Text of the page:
Both of us, we discover, have three sons. Cahill’s are older and his middle boy, 17-year-old Shae, is on the books at Goodison Park. So, how do you keep them out of trouble?
‘Just put a football in the lounge and take away anything that is breakable,’ says the dad of four. ‘The missus always has a go at me. Or roll socks up, that’s easiest.’
Tim Cahill played eight seasons for Everton and became a club icon after signing for the Toffees from Millwall for £1.5million back in 2004
Cahill retired in 2019 but his trademark celebration, it is good to learn, did not. ‘I still punch the corner flag when I’m playing with the kids in the garden, or when I’m beating them on FIFA!’
The former Everton and Australia midfielder is talking to Sportsmail from Doha, where he is chief sports officer of the Aspire Academy. The boardroom is where he sees his future and he was consulted during Everton’s most recent search for a manager. Given Mark Noble was appointed as West Ham’s sporting director last month, could we see Cahill in a similar role at his old club?
‘Since retiring, I’ve really focused on my academics,’ says the man who has spent time at Harvard Business School and is also on the board of Belgian top-flight club K.A.S. Eupen.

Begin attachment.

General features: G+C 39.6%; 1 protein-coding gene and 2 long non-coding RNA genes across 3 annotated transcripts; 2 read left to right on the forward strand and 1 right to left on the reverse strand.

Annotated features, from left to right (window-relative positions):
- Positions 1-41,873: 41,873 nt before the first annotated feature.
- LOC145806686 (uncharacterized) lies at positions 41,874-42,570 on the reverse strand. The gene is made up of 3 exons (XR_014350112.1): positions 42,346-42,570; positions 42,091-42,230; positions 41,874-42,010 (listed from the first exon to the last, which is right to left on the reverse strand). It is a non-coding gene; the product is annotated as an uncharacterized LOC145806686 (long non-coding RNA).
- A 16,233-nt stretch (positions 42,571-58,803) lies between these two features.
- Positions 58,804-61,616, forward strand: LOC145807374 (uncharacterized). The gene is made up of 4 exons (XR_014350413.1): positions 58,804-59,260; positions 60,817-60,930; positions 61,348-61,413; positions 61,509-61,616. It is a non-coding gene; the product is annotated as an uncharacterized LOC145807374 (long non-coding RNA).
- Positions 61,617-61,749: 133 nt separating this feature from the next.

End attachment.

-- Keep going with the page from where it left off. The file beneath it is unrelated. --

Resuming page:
‘Farhad Moshiri asked me to be part of the process in picking Frank and that [a role at Everton] is a work in progress. I’m a work in progress.
The midfielder scored five goals at three separate World Cup finals for Australia, the most of any Socceroos player in history
Since retiring Cahill has focused on academics, spending time at Harvard Business School and is now the chief sports officer of the Aspire Academy in Doha
‘My Everton connection will always be there. How that is going forward is down to the owners to talk about. For me, to be a strong leader, you have to evolve. If I want to go to Everton one day, I’m going to go with my eyes wide open. I’m only 42. When an opportunity comes, I need to be ready.’
Such diplomatic answers would serve him well among the suits of the Premier League. But we need to get Cahill off the fence. He is not going to bite on the calamity that has been Everton’s transfer strategy of recent years, but he does commit to this season being make-or-break for Lampard.
He likes what he has seen so far, especially in signings such as Conor Coady and James Tarkowski, the centre-backs currently part of one of the Premier League’s most stingy defences. It reminds Cahill of what David Moyes tried to achieve during their eight years together on Merseyside, which included a fourth-place finish in 2005.
‘This season is massive for Frank, it will be the telling of him. Kevin Thelwell [sporting director] also has a very big job. A club like Everton, it needs structuring and football people put in the right positions, from grassroots upwards. The manager is a reflection of trying to finish that on the pitch.
Cahill has been impressed with Conor Coady in his first season at Everton under Frank Lampard, with the former Wolves defender forming a solid partnership with James Tarkowski